through the Franklin County Dog Shelter.
Sweet Pea is an 8-
year-old calico. This
gal is just the sweetest.
She wants a
human buddy that
will shower her with
a lot of attention.
Sweet Pea is a loveable
lap cat who just
wants a home to call
her own. If you
would like to meet her, contact Colony
Bridget is 6-
months-old and a
tad ornery. She
loves to zoom
around the house
and be in charge.
Bridget needs a
younger feline playmate
own age to keep her
company. She currently
dogs, but avoids them, so a mellow canine
family member would be best. Bridget is up
for adoption through Friends for Life
Messenger photo by Pat Donahue
Like father, like son
This father bald eagle appears to be having a talk with his little
one. Maybe dad is giving the eaglet some flying instructions.
The bald eagle’s nest is located in Newcomerstown,
Your Local Advertising Specialist
Contact me today to increase your business!
Where is my....
Having Poor Delivery
Let me know
Please send email to:
PAGE 12 - WESTSIDE MESSENGER - May 2, 2021
Deadlines: Groveport and West editions, Wednesdays at 5 p.m., • South/Canal Winchester, Grove City, Madison editions, Tuesdays at 5 p.m.
All editions by phone, Tuesdays at 5 p.m. • Service Directory, Tuesdays at 5 p.m.
• Full-Time Warehouse Associates - All Shifts
$15/Hr & Shift Diff.
• Maintenance Technician, 2nd Shift
• Inbound Supervisor, 2nd Shift
WHAT YOU CAN EXPECT
• Weekends off and paid holidays
• Incentive bonuses and shift differential
• Medical, dental, vision, and company-matched 401(K)
• Tuition reimbursement
Due to current safety guidelines,
ALL candidates are encouraged to apply on-line at:
Applicants must successfully pass a background check and drug screen.
Equal Opportunity Employer: minority, female, veteran, individuals with disabilities, sexual orientation/gender identity.
J & P Caulking, Inc.
3858 Alum Creek Drive
Columbus, OH 43207
Caulkers, Pointers, Cleaners
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SW CITY SCHOOLS
SCHOOL BUS DRIVERS
The South-Western City School
District is currently hiring drivers
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Available positions are for substitute drivers
that can develop into “Regular” positions with
benefits. Interested individuals should submit
an application on our website at swcsd.us.
Follow the employment link. Applicants should
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Has Openings for
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May 2, 2021 - WESTSIDE MESSENGER - PAGE 13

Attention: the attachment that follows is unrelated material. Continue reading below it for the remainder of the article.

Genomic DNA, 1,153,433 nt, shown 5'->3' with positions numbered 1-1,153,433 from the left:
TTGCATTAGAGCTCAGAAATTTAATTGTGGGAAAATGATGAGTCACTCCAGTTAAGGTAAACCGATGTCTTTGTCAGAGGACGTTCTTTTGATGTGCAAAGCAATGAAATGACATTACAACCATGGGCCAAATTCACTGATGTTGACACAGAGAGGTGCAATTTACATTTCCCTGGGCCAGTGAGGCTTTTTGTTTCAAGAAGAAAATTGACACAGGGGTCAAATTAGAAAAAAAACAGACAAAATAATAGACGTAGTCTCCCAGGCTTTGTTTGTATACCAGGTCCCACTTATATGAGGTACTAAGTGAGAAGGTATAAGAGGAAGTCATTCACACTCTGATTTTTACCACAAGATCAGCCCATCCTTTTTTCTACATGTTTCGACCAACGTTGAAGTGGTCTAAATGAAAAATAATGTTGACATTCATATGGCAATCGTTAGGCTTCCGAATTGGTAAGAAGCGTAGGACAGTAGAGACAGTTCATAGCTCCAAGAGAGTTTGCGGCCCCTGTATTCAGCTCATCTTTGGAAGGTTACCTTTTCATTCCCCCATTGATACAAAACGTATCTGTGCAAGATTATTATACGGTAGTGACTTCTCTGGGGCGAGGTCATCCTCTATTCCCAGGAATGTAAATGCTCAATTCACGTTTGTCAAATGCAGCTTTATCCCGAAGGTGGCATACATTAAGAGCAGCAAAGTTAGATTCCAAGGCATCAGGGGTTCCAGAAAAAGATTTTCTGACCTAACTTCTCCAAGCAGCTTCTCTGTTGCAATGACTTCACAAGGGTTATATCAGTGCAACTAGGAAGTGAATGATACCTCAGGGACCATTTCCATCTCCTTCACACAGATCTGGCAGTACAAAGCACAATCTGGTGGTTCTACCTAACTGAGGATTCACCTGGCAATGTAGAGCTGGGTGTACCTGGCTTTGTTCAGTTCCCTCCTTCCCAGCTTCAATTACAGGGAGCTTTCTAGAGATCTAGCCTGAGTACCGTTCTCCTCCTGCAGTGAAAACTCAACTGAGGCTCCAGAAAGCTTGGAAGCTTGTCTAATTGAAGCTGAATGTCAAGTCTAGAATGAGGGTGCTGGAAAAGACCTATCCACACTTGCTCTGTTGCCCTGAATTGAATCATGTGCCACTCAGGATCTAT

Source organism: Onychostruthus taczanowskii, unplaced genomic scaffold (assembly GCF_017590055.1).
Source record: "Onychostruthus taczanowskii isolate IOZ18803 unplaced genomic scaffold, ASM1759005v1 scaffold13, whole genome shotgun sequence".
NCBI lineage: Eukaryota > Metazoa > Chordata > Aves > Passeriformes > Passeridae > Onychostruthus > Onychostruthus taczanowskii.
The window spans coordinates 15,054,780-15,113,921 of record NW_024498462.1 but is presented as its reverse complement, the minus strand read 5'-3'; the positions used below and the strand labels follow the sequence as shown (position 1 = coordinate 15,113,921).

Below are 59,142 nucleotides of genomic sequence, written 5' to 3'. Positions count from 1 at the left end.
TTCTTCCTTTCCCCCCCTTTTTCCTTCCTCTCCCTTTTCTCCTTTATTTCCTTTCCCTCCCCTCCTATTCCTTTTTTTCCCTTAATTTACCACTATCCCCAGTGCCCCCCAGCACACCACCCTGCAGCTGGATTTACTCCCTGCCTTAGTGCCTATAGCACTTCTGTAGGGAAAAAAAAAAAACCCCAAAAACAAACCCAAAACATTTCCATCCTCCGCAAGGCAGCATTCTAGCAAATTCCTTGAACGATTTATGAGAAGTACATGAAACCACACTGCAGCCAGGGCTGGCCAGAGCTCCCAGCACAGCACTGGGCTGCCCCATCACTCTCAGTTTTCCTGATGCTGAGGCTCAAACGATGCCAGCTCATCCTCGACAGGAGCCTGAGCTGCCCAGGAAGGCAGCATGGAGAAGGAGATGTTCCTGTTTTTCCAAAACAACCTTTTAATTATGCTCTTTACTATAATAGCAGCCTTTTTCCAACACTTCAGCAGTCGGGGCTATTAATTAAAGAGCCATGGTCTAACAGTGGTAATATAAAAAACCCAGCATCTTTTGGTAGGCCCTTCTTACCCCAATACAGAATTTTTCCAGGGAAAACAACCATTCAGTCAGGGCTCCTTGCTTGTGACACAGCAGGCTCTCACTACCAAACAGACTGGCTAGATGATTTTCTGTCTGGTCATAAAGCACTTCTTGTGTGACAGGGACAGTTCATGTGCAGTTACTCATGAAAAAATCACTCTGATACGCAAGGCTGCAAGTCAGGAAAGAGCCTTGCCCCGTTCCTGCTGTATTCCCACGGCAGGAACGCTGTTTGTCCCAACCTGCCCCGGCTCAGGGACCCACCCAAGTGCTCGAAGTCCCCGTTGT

Transportation Security Officers
Full- and part-time positions starting at $17.08 per hour*
Columbus Airport Marriott
1375 N Cassady Avenue
Columbus, OH 43219
Tuesday, May 11, 2021
9 a.m. – 3 p.m.
Wednesday, May 12, 2021
9 a.m. – 3 p.m.
Text “CMH” to 95495
for more information
and to RSVP
Please bring two forms of ID.
Face masks required.
Social distancing and COVID-19 health
and safety protocols will be observed.
Host/Hostess • Back-Up Cooks
Grill • Servers • Dishwashers
You Can Work 29+ Hrs. Based on
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Immediate Full/Part-time Openings
• Weekly Pay
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• Employee Meal Discount
• Position/Salary Advancement Plan
• Discount Purchase Plan
Apply online at crackerbarrel.com/careers for
Grove City Location 614-871-1444
The Advertising Department at the
Columbus Messenger Newspapers
is seeking a Salesperson.
No Experience Necessary.
Base salary plus commissions, auto allowance.
Seniors welcome to apply.
Please send your resume or call:
Doug Henry, Advertising Manager
Columbus Messenger Newspapers
3500 Sullivant Ave.
Columbus, Ohio 43204
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PAGE 14 - WESTSIDE MESSENGER - May 2, 2021
xFocus on Rentals
BOARD OF ZONING APPEALS
PUBLIC HEARING NOTIFICATION
May 11, 2021 at 7:00 P.M., at the
Prairie Township Hall, 23 Maple Dr.
Variance Application No. 656-VA-21 – Parcel No. 240-000887, 264 Norton Road,
Columbus, Ohio 43228. To grant a Variance from the provisions of Section 825 (High
Density Residential District (R-8); to permit the applicant to build a new multi-family unit
development with more dwelling units per gross acre than the Resolution requires in an
R-8 (high density residential) District.
Variance Application No. 657-VA-21 – Parcel No. 240-0001620, 4757 W Broad Street,
Columbus, Ohio 43228. To grant a Variance from the provisions of Sections 936 (Special
Setback Requirements for Business and Manufacturing Districts), 1110.1 (Off Street
Parking Space Design Standards), 1803.3 (Building Orientation), 1806.1.a (Parking),